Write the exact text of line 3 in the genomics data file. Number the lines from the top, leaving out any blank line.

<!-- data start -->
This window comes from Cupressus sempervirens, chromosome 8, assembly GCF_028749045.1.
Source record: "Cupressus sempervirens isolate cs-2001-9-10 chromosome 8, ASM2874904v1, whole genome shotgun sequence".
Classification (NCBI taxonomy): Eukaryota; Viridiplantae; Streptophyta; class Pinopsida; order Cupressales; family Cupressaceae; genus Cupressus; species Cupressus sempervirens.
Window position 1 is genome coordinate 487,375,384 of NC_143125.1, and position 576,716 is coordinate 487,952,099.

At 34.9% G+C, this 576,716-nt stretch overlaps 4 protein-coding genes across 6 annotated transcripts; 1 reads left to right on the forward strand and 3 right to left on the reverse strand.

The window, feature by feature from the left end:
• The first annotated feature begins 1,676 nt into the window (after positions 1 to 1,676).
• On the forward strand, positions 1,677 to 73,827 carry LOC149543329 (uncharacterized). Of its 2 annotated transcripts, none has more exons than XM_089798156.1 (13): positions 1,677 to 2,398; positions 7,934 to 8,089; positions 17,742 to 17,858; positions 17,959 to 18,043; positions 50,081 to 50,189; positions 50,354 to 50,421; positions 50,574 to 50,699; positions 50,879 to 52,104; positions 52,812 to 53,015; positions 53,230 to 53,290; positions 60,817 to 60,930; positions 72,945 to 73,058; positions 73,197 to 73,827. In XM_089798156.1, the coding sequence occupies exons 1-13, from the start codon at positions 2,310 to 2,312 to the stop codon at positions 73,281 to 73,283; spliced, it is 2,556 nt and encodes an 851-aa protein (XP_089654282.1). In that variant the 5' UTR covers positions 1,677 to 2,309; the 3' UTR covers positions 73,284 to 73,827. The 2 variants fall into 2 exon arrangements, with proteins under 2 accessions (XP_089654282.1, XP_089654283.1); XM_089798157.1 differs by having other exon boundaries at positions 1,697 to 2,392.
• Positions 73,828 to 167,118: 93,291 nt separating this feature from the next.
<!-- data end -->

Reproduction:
Classification (NCBI taxonomy): Eukaryota; Viridiplantae; Streptophyta; class Pinopsida; order Cupressales; family Cupressaceae; genus Cupressus; species Cupressus sempervirens.